A Cook's Diary

The Truth About Homemade Pasta

The Truth About Homemade Pasta | casaveneracion.com

Before Christmas, Speedy and Alex were at the neighborhood baking supply store, and they chanced upon a pasta machine that didn’t cost an arm and a leg. Speedy bought it as a Christmas gift for us, the cooks in the house. Aware that pasta making entails a learning curve, we deferred trying the pasta machine until after the holidays when life usually slowed down to a normal pace. A few days ago, I made pasta dough with eggs and flour, and learned the truth about homemade pasta.

Yes, Homemade Pasta is Different

Yes, that is homemade pasta in the photos. Yes, it tastes superior to commercial pasta. Even the texture is different. Operative word? Eggs. Commercial pasta, the kind you pick up from the grocery shelf, is made without eggs. When you’ve tasted homemade pasta, with eggs, you’ll be surprised at the richness.

That does mean we won’t be buying pasta from the grocery anymore? Perhaps, in the far future. Another truth I’ve learned about homemade pasta is that the learning curve is rather steep. It’s easy enough to make dough with eggs and flour, but getting the ideal ratio can be tricky. And that ideal ratio is so important to make sure that the pasta is neither too soft nor too stiff.

The “OO” Flour Factor

Most homemade pasta recipes say that using “00” flour is important. What the heck is “00” flour? In Italy, flour is graded according to the fineness of the grind. “00” flour is superfine with the texture similar to baby powder. Because the flour is so fine, it needs less liquid to form a dough.

I’ve baked pizza with “00” flour but I don’t keep a regular supply in the pantry. First, because “00” flour is not easy to obtain in the suburb where I live. Second, because it is pricey. On the day that I made my first homemade pasta, I took comfort that the five-star rated pasta recipe in the cooking section of The New York Times uses all-purpose flour. No need to wait to buy the pricey stuff.

The Egg Factor

To make dough, flour has to be combined with liquid. In bread baking, the liquid is water. In pasta making, it’s eggs. Sounds simple, right? But when a recipe says “2 large eggs” and “2 egg yolks”, you have to ask what “large” means. A large egg in Asia may be the same size as a large egg in America but the proportion between the yolk and the white might be different. In fact, the proportion can vary from one egg tray to another irrespective of where in the world you are.

In my case, the egg yolks were small while the egg whites were so thin that they were quite watery. But, what the heck, it was my first attempt at pasta making and how the small yolks and watery whites would affect the outcome was part of the learning curve. So, I went ahead and mixed the dough.

Useful Notes for Making Pasta

Making the Pasta

I made the dough in the stand mixer and let it rest for almost an hour. I divided the dough into portions. I flatted the first portion and inserted it in the pasta machine to make it thinner. I did this six or seven times.

A short description of the pasta machine is probably in order at this point. A pasta machine has a knob labeled with numbers. The numbers, from “7” to “1”, are the settings—the lower the number, the thinner the dough comes out after rolling.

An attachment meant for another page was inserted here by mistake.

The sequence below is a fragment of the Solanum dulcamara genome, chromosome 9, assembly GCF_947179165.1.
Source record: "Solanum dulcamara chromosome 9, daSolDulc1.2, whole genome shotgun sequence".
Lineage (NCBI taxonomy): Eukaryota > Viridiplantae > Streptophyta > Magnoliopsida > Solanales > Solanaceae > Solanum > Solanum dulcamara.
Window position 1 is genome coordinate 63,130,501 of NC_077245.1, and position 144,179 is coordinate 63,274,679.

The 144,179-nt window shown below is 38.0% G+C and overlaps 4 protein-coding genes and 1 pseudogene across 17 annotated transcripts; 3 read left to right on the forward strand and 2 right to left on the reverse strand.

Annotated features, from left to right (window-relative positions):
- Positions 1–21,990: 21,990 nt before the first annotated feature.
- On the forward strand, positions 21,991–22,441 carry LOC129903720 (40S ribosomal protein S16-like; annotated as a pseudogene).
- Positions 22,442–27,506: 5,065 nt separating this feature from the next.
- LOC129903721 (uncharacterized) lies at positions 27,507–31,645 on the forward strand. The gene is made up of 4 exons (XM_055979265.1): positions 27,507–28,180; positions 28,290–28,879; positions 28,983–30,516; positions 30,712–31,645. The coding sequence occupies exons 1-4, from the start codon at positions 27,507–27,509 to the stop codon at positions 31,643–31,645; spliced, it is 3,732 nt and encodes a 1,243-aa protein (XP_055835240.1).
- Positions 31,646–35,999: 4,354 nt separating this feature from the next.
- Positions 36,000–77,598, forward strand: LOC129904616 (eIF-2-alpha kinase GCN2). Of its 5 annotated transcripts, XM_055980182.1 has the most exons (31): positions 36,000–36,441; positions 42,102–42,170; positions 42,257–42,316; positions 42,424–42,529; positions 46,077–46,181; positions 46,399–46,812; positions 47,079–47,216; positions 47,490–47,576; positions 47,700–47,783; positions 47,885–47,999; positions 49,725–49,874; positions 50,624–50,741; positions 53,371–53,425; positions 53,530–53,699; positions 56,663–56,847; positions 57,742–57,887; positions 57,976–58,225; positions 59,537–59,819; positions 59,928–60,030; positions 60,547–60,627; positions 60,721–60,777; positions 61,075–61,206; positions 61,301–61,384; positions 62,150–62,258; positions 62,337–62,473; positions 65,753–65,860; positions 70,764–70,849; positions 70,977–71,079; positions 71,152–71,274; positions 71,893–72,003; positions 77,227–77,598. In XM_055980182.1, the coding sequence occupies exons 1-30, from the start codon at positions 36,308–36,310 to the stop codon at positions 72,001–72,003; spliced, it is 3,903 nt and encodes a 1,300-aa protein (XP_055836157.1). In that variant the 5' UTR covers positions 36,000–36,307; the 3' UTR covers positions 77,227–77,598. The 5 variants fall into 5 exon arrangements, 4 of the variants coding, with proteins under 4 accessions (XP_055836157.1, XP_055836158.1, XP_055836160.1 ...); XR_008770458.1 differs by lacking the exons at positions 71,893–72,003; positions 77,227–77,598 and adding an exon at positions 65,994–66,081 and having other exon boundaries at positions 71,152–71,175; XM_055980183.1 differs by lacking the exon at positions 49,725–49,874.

The first four times I rolled the dough (the knob set at “7”), I did so to flatten it uniformly and give it a homogenous texture. The last three times, I adjusted the knob each time so that with every pass through the machine, the dough became thinner and thinner. I did the same thing for the remaining three portions of the dough.

After rolling two portions of the dough, I cut them as spaghetti. The remaining two portions, I cut as fettuccine.

The thing is, the dough still wasn’t thin enough by the time I fed it through the noodle cutter. When rolling the dough to make it thin, I went from “7” and stopped at “3”. Thereafter, I passed the dough through the cutter. I shouldn’t have. Yet. While the spaghetti looked decent, the edges were jagged in parts. The fettuccine was too thick and they looked more like flattened udon than fettuccine. I should have cut the dough only after rolling it thin all the way through the “1” setting.

The Truth About Homemade Pasta

Useful Notes for My Next Pasta Making Session

Despite the imperfect results, I learned valuable lessons the first time I made pasta pasta. The first and probably most important among them is to organize the workspace. I wasn’t too organized. I thought that clearing half of the island was enough but it turned out that I needed more space than that. There has to be ample space around the pasta machine so that you don’t bump onto other things when lifting the rolled dough. You have to provide space too for the pasta after the dough is cut.

And if you’re a food blogger, you probably want to take photos too. Make space for the camera and the tripod.

The workspace was so disorganized, I was moving around the island so much that I was bumping into the tripod. Halfway through the process I asked Speedy and Alex for help. Speedy repositioned the pasta machine and Alex helped with the rolling so I could take photos. Oh, goodness, it was stressful.

The second lesson is that it’s probably smarter to find a recipe that specifies the weight of the ingredients. Like 250 grams instead of a cup or so of flour. Measuring the ingredients by weight would probably solve the small egg yolk issue. If the yolks are small, then just use more.

The third lesson is DON’T RUSH. I was too excited to see spaghetti and fettuccine strands coming out of the pasta machine so I stopped rolling way before the ideal thinness of the dough was reached. My, bad. Rushing the cooking rarely yields good results and that applies to pasta making as well.

With all that in mind, I look forward to my next pasta making session.

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